There are few experiences in life that are as traumatic as losing a spouse. When life is upended through a divorce or the passing of your partner, it can be highly emotional—and it also presents a serious financial challenge. Seeking financial help for single parents is a first step in this new phase of life. As you navigate an unfamiliar landscape, start by addressing the practical details of single parent finances in order to carry on and provide for your child.
Becoming a widow or widower can be particularly challenging. The New York Life Foundation has created an online resource to guide families and communities in supporting bereaved children. Healing is possible, and it will happen. But it isn’t easy, and it takes time. The immediate-term tips for single parents surround the decisions that need to be made to protect your family’s future.
Here are some of the ways a financial professional can help guide you through this transition.
It’s essential that you update your will and other estate-planning documents to reflect the change in your family’s situation. You should consult with a lawyer to assist you with this. Update your beneficiaries on your IRA, 401(k), and insurance policy; update any powers of attorney or health directives. You may also want to update your children’s guardian appointments.
As a single parent, you need to protect your children. Talk with a financial professional to assess your life insurance coverage and about the right type of life insurance for your family. Make sure you have enough coverage to provide adequately for your children should something happen to you. The goal is to personalize your insurance coverage to best suit your family’s goals—college, retirement.
To give yourself a clear picture of your entire financial situation, you’ll want to review all of your bills, bank statements, and any other documents that help you understand your family’s assets and liabilities. Assess your retirement accounts. If you previously were not the one managing the family finances, you will have to step into this role. Get help if you need it—whether that’s from a friend, a relative, or a financial professional.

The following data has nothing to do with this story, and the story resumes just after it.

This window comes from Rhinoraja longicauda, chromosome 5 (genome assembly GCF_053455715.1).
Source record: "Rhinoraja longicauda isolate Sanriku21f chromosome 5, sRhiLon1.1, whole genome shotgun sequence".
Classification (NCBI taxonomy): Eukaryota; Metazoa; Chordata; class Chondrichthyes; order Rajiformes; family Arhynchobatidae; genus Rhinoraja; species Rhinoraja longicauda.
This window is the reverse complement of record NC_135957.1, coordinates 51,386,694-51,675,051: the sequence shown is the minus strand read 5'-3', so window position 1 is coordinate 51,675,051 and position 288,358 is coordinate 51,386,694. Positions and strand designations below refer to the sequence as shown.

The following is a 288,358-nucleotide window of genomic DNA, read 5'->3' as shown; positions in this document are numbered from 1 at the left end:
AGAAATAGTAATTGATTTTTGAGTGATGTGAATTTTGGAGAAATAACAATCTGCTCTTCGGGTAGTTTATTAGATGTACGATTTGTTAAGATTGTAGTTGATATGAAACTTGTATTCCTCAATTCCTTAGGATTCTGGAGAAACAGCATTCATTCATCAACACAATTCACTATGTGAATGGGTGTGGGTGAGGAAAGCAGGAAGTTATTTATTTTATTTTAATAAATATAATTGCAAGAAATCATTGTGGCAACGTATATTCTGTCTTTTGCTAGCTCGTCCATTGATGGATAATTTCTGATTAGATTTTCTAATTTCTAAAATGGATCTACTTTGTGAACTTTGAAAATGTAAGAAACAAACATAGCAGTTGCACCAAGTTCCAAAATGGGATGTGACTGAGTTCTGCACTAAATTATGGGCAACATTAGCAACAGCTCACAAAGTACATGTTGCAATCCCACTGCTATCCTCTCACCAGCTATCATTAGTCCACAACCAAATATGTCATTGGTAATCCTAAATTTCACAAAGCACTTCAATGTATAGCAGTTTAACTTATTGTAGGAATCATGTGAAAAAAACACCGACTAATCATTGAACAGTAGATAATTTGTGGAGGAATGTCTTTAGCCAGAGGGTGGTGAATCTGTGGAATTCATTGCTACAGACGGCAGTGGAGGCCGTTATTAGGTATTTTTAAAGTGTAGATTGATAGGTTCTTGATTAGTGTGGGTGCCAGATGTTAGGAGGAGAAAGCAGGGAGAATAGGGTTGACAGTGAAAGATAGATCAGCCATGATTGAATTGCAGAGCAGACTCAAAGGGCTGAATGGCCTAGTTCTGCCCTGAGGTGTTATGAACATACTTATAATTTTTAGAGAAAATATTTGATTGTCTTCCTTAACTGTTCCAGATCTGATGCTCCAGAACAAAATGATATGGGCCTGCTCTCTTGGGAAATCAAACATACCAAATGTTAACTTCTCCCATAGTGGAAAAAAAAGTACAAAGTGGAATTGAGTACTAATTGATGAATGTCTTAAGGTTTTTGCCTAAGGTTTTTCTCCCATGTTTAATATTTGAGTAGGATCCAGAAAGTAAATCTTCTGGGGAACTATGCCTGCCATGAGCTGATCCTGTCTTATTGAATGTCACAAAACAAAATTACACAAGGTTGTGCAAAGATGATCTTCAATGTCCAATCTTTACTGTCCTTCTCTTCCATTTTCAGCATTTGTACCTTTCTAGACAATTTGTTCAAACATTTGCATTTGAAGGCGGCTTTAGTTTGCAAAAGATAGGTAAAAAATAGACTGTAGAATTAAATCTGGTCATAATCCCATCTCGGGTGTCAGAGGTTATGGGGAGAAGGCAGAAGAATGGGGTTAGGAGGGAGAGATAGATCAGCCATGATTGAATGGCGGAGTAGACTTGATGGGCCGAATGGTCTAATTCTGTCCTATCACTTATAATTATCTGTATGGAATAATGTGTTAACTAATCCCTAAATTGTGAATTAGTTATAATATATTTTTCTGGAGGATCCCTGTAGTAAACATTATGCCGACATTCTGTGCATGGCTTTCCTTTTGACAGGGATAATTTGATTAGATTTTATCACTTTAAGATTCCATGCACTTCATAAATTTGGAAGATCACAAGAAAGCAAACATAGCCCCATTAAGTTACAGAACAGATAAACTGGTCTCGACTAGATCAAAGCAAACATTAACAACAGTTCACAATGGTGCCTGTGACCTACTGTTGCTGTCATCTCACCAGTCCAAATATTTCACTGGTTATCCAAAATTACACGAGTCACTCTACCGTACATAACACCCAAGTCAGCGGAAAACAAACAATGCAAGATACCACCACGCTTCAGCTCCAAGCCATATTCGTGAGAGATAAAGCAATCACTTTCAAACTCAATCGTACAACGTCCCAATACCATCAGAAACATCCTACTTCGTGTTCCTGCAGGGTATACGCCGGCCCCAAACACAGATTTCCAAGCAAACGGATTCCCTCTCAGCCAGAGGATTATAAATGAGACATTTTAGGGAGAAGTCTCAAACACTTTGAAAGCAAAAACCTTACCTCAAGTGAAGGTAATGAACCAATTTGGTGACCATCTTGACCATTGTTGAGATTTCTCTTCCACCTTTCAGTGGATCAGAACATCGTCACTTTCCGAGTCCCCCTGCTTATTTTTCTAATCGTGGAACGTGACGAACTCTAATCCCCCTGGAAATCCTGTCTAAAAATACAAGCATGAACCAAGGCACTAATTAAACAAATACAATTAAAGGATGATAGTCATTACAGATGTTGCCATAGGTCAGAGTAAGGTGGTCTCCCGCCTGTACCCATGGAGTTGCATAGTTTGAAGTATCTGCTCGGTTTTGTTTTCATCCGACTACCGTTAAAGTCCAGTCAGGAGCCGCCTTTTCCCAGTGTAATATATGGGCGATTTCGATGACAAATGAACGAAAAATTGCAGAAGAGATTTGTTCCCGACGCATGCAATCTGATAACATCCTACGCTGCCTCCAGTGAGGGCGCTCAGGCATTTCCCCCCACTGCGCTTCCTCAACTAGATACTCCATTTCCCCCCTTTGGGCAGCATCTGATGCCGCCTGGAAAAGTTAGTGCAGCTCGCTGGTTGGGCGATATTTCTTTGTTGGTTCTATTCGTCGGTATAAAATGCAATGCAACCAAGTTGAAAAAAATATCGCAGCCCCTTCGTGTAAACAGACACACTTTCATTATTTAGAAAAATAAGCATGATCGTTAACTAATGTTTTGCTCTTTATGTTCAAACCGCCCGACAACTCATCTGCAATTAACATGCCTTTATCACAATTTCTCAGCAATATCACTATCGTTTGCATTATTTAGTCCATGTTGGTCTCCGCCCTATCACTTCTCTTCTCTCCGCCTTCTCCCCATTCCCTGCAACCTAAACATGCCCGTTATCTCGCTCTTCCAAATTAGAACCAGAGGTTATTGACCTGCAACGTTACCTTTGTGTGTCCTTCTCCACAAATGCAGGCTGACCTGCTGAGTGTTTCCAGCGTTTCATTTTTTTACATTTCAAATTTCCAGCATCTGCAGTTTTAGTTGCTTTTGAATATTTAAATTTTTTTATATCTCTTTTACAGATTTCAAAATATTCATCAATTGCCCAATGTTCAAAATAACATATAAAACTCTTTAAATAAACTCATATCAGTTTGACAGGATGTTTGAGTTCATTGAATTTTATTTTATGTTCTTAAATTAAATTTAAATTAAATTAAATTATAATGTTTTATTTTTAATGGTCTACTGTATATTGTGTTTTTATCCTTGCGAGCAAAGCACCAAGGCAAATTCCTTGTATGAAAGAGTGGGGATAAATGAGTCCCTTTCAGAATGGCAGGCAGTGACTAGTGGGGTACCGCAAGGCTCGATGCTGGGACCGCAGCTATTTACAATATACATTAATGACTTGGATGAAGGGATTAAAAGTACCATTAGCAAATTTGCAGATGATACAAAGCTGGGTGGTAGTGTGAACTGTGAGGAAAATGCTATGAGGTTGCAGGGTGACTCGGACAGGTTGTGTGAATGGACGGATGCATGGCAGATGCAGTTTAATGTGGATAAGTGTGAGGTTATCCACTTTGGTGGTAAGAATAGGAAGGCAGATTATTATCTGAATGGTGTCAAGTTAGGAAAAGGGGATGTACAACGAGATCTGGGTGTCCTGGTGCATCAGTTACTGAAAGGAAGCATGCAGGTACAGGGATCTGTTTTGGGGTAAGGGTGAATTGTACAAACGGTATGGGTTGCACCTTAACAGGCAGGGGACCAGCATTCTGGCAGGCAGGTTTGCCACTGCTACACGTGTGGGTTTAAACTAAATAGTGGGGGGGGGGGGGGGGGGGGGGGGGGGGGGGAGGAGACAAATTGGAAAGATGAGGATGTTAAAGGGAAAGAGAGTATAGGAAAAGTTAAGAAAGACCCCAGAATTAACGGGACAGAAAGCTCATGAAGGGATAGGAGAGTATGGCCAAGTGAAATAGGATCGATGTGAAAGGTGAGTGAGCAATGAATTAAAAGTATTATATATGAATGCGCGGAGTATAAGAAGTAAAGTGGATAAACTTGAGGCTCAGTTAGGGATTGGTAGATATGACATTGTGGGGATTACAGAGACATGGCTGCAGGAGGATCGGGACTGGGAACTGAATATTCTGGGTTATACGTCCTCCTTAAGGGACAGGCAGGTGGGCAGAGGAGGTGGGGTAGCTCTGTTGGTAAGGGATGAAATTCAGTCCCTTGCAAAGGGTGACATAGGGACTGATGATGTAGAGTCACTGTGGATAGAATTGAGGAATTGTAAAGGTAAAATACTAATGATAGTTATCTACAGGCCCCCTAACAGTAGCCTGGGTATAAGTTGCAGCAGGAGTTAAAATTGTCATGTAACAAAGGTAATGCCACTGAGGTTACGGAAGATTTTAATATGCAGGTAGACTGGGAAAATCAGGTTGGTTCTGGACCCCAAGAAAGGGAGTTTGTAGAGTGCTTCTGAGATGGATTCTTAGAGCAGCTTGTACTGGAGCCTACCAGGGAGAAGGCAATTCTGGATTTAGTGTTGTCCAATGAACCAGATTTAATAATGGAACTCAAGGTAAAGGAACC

When you know how much money you have coming in and going out, it’s time to draw up your new budget. This should include building up an emergency fund if you don’t have one. Emergency savings are even more important when you don’t have a partner to potentially rely on. If you and your partner have separated, that means you’re also separating your finances. Managing finances after divorce is often complicated, so they will have to be figured out legally and then worked into your new budget.
If possible, don’t make any major financial decisions right away, like selling your house or choosing what to do with a life insurance benefit. Take some time to adjust to your new role as a single parent. You may find, as the months go by, that your financial priorities shift.
Take care of yourself and your family
Every new decision you make as a single parent should be to care for your family and provide a stable life for your kids. Being a single parent requires love and fortitude, so remind yourself that you’re undergoing one of life’s great trials. And with the right knowledge and guidance, you can come through it in good shape.